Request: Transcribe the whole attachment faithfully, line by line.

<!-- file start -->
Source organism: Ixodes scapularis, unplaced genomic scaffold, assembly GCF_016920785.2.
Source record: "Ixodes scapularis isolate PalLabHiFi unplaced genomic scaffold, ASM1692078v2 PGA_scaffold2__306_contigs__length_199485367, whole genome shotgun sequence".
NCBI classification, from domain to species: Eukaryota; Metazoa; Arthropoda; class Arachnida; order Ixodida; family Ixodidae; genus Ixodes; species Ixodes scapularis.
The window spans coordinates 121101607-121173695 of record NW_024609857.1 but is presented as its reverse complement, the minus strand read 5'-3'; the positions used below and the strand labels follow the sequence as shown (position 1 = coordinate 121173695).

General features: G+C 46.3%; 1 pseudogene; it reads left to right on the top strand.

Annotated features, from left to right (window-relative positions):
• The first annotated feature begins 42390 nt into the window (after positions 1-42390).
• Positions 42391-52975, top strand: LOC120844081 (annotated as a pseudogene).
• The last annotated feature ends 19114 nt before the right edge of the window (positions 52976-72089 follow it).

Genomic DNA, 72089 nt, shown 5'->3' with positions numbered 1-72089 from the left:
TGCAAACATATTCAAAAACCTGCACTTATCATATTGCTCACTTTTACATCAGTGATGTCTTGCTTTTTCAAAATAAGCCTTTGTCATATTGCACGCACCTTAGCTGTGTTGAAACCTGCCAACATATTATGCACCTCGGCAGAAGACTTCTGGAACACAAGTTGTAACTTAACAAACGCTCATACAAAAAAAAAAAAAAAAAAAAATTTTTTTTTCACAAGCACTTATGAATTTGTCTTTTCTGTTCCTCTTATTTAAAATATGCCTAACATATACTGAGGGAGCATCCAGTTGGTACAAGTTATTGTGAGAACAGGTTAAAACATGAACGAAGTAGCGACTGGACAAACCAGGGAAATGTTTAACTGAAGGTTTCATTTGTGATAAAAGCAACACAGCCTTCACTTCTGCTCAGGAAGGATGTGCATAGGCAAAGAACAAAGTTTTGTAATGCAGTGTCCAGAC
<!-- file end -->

Source organism: Ixodes scapularis, unplaced genomic scaffold, assembly GCF_016920785.2.
Source record: "Ixodes scapularis isolate PalLabHiFi unplaced genomic scaffold, ASM1692078v2 PGA_scaffold2__306_contigs__length_199485367, whole genome shotgun sequence".
NCBI classification, from domain to species: Eukaryota; Metazoa; Arthropoda; class Arachnida; order Ixodida; family Ixodidae; genus Ixodes; species Ixodes scapularis.
The window spans coordinates 121101607-121173695 of record NW_024609857.1 but is presented as its reverse complement, the minus strand read 5'-3'; the positions used below and the strand labels follow the sequence as shown (position 1 = coordinate 121173695).

General features: G+C 46.3%; 1 pseudogene; it reads left to right on the top strand.

Annotated features, from left to right (window-relative positions):
• The first annotated feature begins 42390 nt into the window (after positions 1-42390).
• Positions 42391-52975, top strand: LOC120844081 (annotated as a pseudogene).
• The last annotated feature ends 19114 nt before the right edge of the window (positions 52976-72089 follow it).

Genomic DNA, 72089 nt, shown 5'->3' with positions numbered 1-72089 from the left:
TGCAAACATATTCAAAAACCTGCACTTATCATATTGCTCACTTTTACATCAGTGATGTCTTGCTTTTTCAAAATAAGCCTTTGTCATATTGCACGCACCTTAGCTGTGTTGAAACCTGCCAACATATTATGCACCTCGGCAGAAGACTTCTGGAACACAAGTTGTAACTTAACAAACGCTCATACAAAAAAAAAAAAAAAAAAAAATTTTTTTTTCACAAGCACTTATGAATTTGTCTTTTCTGTTCCTCTTATTTAAAATATGCCTAACATATACTGAGGGAGCATCCAGTTGGTACAAGTTATTGTGAGAACAGGTTAAAACATGAACGAAGTAGCGACTGGACAAACCAGGGAAATGTTTAACTGAAGGTTTCATTTGTGATAAAAGCAACACAGCCTTCACTTCTGCTCAGGAAGGATGTGCATAGGCAAAGAACAAAGTTTTGTAATGCAGTGTCCAGAC